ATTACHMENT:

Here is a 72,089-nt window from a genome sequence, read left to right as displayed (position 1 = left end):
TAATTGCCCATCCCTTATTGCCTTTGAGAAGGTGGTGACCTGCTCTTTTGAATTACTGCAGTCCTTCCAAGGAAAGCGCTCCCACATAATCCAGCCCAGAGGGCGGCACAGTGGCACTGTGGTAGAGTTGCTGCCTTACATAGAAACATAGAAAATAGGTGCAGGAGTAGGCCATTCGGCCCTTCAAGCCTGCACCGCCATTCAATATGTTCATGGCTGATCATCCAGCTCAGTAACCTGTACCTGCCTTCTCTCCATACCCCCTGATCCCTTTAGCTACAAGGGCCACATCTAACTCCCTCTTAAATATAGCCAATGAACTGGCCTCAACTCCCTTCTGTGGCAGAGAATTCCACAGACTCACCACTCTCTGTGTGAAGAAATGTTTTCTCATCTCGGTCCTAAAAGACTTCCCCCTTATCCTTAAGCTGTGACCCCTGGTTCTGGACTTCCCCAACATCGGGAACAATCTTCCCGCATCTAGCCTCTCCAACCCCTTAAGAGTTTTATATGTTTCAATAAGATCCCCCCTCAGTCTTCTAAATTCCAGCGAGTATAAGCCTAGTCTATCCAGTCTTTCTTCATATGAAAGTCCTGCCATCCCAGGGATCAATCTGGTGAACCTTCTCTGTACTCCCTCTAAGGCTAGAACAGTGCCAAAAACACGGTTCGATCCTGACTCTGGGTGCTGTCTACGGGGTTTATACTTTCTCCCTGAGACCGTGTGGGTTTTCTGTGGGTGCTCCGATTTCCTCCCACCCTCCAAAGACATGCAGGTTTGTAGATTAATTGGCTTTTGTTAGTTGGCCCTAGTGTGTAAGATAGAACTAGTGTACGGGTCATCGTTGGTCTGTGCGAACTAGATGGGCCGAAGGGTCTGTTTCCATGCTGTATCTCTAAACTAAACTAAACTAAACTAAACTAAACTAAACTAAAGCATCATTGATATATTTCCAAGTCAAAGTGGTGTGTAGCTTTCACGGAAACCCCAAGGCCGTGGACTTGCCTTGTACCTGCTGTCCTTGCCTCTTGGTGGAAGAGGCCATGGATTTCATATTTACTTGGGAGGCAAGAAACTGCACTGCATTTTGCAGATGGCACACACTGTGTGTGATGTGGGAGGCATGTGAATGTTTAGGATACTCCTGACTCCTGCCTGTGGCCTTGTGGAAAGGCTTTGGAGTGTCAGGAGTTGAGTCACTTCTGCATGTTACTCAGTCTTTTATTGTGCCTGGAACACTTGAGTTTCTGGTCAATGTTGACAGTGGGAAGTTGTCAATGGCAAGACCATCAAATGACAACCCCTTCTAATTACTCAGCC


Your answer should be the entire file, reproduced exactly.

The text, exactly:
Here is a 72,089-nt window from a genome sequence, read left to right as displayed (position 1 = left end):
TAATTGCCCATCCCTTATTGCCTTTGAGAAGGTGGTGACCTGCTCTTTTGAATTACTGCAGTCCTTCCAAGGAAAGCGCTCCCACATAATCCAGCCCAGAGGGCGGCACAGTGGCACTGTGGTAGAGTTGCTGCCTTACATAGAAACATAGAAAATAGGTGCAGGAGTAGGCCATTCGGCCCTTCAAGCCTGCACCGCCATTCAATATGTTCATGGCTGATCATCCAGCTCAGTAACCTGTACCTGCCTTCTCTCCATACCCCCTGATCCCTTTAGCTACAAGGGCCACATCTAACTCCCTCTTAAATATAGCCAATGAACTGGCCTCAACTCCCTTCTGTGGCAGAGAATTCCACAGACTCACCACTCTCTGTGTGAAGAAATGTTTTCTCATCTCGGTCCTAAAAGACTTCCCCCTTATCCTTAAGCTGTGACCCCTGGTTCTGGACTTCCCCAACATCGGGAACAATCTTCCCGCATCTAGCCTCTCCAACCCCTTAAGAGTTTTATATGTTTCAATAAGATCCCCCCTCAGTCTTCTAAATTCCAGCGAGTATAAGCCTAGTCTATCCAGTCTTTCTTCATATGAAAGTCCTGCCATCCCAGGGATCAATCTGGTGAACCTTCTCTGTACTCCCTCTAAGGCTAGAACAGTGCCAAAAACACGGTTCGATCCTGACTCTGGGTGCTGTCTACGGGGTTTATACTTTCTCCCTGAGACCGTGTGGGTTTTCTGTGGGTGCTCCGATTTCCTCCCACCCTCCAAAGACATGCAGGTTTGTAGATTAATTGGCTTTTGTTAGTTGGCCCTAGTGTGTAAGATAGAACTAGTGTACGGGTCATCGTTGGTCTGTGCGAACTAGATGGGCCGAAGGGTCTGTTTCCATGCTGTATCTCTAAACTAAACTAAACTAAACTAAACTAAACTAAACTAAAGCATCATTGATATATTTCCAAGTCAAAGTGGTGTGTAGCTTTCACGGAAACCCCAAGGCCGTGGACTTGCCTTGTACCTGCTGTCCTTGCCTCTTGGTGGAAGAGGCCATGGATTTCATATTTACTTGGGAGGCAAGAAACTGCACTGCATTTTGCAGATGGCACACACTGTGTGTGATGTGGGAGGCATGTGAATGTTTAGGATACTCCTGACTCCTGCCTGTGGCCTTGTGGAAAGGCTTTGGAGTGTCAGGAGTTGAGTCACTTCTGCATGTTACTCAGTCTTTTATTGTGCCTGGAACACTTGAGTTTCTGGTCAATGTTGACAGTGGGAAGTTGTCAATGGCAAGACCATCAAATGACAACCCCTTCTAATTACTCAGCC